Bone up on bone health


By Amy Wall

Osteoporosis and osteoarthritis are terms that we hear a lot, especially as we get older, but few of us know exactly what they refer to. As we age, it’s essential for us to become aware of our bone health and, more importantly, the steps we can take to protect it. We spoke to Professor Stephen Eustace, Consultant Radiologist at the Cappagh National Orthoapedic Hospital, to learn more.

A lot of people tend to confuse osteoarthritis and osteoporosis but what is the difference between the two conditions?

“Osteoarthritis is a degenerative disorder of joints where the articular surfaces become worn, resulting in pain due to bone articulating on bone. Being degenerative and resulting from joint overloading, osteoarthritis tends to become considerably more common as we age,” says Professor Eustace.

“Osteoporosis is a disorder of ageing characterised by loss of bone mass and strength and the development of ‘soft’ bones. From the age of 20, normal individuals begin to lose bone mass. This loss of bone mass is accelerated at the time of menopause due to a fall in anabolic sex hormone, progesterone and estrogen levels in females and a fall in testosterone levels in males.

“Loss of bone mass is therefore a normal feature of ageing. However, in some individuals this loss of mass and development of soft bones is accelerated and more marked than identified in similar age and sex matched populations.”

It is estimated that 300,000 people in Ireland are living with osteoporosis. Professor Eustace explains that unfortunately osteoporosis can be a “silent” disease and women who experience a premature menopause are at a higher risk of developing it.

“Osteoporosis is a silent disease without any symptoms. However, being characterised by bone softening, affected individuals are prone to fracture following minor trauma as following a fall with fracture of the wrist of an outstretched hand, fracture of the hip bone or compression fractures in the lower back,” says Professor Eustace.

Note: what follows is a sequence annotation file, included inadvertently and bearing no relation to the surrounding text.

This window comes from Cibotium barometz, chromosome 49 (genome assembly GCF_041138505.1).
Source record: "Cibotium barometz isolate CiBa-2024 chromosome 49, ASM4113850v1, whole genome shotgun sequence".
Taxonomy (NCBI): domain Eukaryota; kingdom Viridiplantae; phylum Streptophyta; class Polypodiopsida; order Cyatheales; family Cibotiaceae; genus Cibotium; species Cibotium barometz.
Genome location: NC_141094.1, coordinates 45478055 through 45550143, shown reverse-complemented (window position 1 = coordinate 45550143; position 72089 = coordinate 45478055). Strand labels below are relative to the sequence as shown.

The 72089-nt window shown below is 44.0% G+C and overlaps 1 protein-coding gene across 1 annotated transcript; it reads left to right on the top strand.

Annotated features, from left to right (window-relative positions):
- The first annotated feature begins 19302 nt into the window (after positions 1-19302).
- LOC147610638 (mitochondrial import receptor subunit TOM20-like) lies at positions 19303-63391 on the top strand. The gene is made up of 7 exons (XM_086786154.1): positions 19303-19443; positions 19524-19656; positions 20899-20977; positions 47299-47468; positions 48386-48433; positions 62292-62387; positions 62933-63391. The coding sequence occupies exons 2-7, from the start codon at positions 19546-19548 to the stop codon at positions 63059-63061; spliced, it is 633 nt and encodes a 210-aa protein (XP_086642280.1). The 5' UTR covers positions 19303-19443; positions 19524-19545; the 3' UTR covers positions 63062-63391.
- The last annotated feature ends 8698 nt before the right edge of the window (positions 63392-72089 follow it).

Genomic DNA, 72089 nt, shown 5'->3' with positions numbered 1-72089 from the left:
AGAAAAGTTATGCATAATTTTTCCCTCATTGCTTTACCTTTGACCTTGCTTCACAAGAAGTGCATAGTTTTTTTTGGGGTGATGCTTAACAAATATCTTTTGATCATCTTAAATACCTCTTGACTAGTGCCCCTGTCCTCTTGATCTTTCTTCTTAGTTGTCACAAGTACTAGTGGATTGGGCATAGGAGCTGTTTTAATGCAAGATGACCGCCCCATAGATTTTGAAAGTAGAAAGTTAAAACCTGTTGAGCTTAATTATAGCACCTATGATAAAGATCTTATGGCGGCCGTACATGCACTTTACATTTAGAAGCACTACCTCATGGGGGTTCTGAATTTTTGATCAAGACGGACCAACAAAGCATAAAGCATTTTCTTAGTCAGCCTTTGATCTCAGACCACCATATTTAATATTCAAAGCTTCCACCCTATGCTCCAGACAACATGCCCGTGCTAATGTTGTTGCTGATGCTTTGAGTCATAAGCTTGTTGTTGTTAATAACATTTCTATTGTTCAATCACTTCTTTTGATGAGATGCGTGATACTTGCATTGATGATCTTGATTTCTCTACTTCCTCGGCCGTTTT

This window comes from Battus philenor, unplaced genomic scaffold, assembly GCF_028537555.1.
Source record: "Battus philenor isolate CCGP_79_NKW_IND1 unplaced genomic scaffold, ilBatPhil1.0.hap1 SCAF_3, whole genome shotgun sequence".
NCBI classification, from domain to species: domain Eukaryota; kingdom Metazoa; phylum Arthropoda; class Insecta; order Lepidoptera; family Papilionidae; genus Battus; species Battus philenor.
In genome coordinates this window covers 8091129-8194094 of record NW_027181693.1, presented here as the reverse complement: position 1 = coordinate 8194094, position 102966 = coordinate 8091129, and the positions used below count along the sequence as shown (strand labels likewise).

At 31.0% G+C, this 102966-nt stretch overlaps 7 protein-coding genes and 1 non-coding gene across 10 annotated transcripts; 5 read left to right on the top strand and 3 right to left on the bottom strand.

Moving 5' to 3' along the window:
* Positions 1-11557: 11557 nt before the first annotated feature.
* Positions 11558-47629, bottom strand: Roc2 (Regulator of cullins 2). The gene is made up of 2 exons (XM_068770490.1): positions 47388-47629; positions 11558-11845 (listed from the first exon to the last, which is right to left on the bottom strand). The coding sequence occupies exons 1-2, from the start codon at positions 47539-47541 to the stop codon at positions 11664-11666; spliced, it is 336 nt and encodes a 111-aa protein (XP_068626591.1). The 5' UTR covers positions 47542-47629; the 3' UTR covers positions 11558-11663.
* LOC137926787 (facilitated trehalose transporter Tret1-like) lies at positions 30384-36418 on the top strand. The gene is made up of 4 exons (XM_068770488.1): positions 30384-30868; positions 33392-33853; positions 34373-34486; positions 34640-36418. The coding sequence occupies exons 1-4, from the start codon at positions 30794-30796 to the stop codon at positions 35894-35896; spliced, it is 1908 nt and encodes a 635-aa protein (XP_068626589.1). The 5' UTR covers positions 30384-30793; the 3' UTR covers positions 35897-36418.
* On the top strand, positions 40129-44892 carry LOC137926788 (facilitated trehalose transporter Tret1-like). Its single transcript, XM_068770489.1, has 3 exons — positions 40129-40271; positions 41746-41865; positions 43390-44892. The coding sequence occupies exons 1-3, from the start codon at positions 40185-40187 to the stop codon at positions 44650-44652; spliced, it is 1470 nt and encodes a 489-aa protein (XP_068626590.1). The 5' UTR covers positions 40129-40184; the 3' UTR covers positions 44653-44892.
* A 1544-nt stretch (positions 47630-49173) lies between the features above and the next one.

“Typically females who undergo a premature menopause are the most likely to develop and are at risk of osteoporosis. Less commonly patients with chronic medical disorders, liver disease or on long term steroid therapy are also at risk.”

When it comes to prevention, it’s important to have a balanced diet and if you are one of the 300,000 people affected by osteoporosis, there are things you can do to help ease symptoms.

“A balanced diet with dairy products, milk and cheese and regular exercise are the best ways to prevent osteoporosis. Modest alcohol intake and cessation of smoking are also important issues. In patients with premature menopause, consideration should be given to hormone replacement therapy,” says Professor Eustace.

“In those with osteoporosis, dietary modifications, exercise and a range of medical therapies including bisphosphonates and parathyroid hormone supplements can prevent progression of the disorder.”

Turning to osteoarthritis, Professor Eustace says that the main signs and symptoms usually include “joint pain, swelling and restriction of motion.”

“Pain is typically worse after exercise and becomes worse as a day progresses, often awakening affected individuals at night.”

Osteoarthritis is usually treated with physiotherapy, medication, steroids, joint lubricants and injections and, in serious cases, surgery.

“When damage to a joint is advanced, surgical intervention is generally required with options including joint washout, cartilage transplants (regeneration of the articular surfaces), joint realignment called osteotomy and, ultimately, joint replacement,” explains Professor Eustace.

“Hip and knee replacements are the most common surgical joint replacements. The surgery is now relatively routine with patients being discharged frequently on the second day post-surgery and returning to full mobility at six weeks.”

So if you’re suffering from osteoarthritis when is it a good idea to begin considering joint replacement surgery?

“All attempts are made to avoid joint replacement. Generally, when conservative treatments fail to treat joint pain and the pain becomes intolerable, limiting sleep and stopping the activities of daily living, it is generally time to consider surgery, in consultation with an appropriate doctor.”



If you’re concerned about your bone health or worried about developing osteoporosis or osteoarthritis it is essential for you to consult your doctor. Upon listening to your concerns and getting your medical history, your doctor may recommend you for a bone density test. This will help to determine how healthy your bones are. Your doctor can also advise you on any further tests that may be needed.



·      The adult human body has 206 bones

·      There are 26 bones in the foot alone, while the hand contains 54 bones

·      The femur is the longest and strongest bone in the body. It is stronger than concrete and as strong as granite

·      Your bone strength and density will change as you go through life

·      Bones stop growing when you reach puberty

·      The skull is made up of 22 different bones which fuse together during childhood

Catherine Devane